New paper in Nature Communications elucidates how naked mole-rats turn off thermoregulation to save energy in hypoxia

I’m excited to announce our latest publication, which details how naked mole-rats turn off non-shivering thermogenesis in intrascapular brown adipose tissue to save energy in hypoxia. Our study demonstrates that not only are naked mole-rats heterothermic, but that they can rapidly modulate heat production in hypoxia via a novel mechanism that decreases expression of the key thermogenic protein UCP1. Furthermore, similar changes were observed in other social mole-rat species but not a solitary species, suggesting this adaptation may have evolved preferentially in social rodents.

This work was funded by a National Geographic Explorers Grant and was the result of an exciting collaboration with Dr. Nigel Bennett of the University of Pretoria, Glenn Tattersall of Brock University, and Mary-Ellen Harper and Baptiste Lacoste of uOttawa.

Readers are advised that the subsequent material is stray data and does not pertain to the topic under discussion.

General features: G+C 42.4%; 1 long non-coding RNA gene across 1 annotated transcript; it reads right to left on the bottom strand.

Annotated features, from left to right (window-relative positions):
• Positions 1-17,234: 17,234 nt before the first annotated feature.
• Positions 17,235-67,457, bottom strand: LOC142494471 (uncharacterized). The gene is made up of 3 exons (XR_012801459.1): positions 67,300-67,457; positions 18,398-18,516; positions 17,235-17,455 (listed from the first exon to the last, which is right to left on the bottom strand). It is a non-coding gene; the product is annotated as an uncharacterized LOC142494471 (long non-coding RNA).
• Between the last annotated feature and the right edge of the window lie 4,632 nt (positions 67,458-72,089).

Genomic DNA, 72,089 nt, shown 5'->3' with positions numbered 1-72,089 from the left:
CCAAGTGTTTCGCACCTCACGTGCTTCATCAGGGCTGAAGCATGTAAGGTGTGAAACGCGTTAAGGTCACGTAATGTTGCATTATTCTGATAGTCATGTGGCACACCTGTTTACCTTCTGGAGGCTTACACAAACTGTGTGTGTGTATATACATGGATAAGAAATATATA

Read the full study here: https://rdcu.be/cBR7d

 

Read a commentary here:

https://tattersalllab.com/2021/11/24/naked-mole-rats-rapidly-decrease-ucp1-in-hypoxia/ 

 

Read some press coverage here:

https://todayuknews.com/health/hypoxia-tolerance-naked-mole-rats-may-provide-secret-to-low-oxygen-survival/

https://floridanewstimes.com/the-naked-mole-rat-may-provide-the-secret-of-hypoxic-survival/382511/

https://medicalxpress.com/visualstories/2021-11-hypoxia-tolerance-naked-mole-rats-secret.amp

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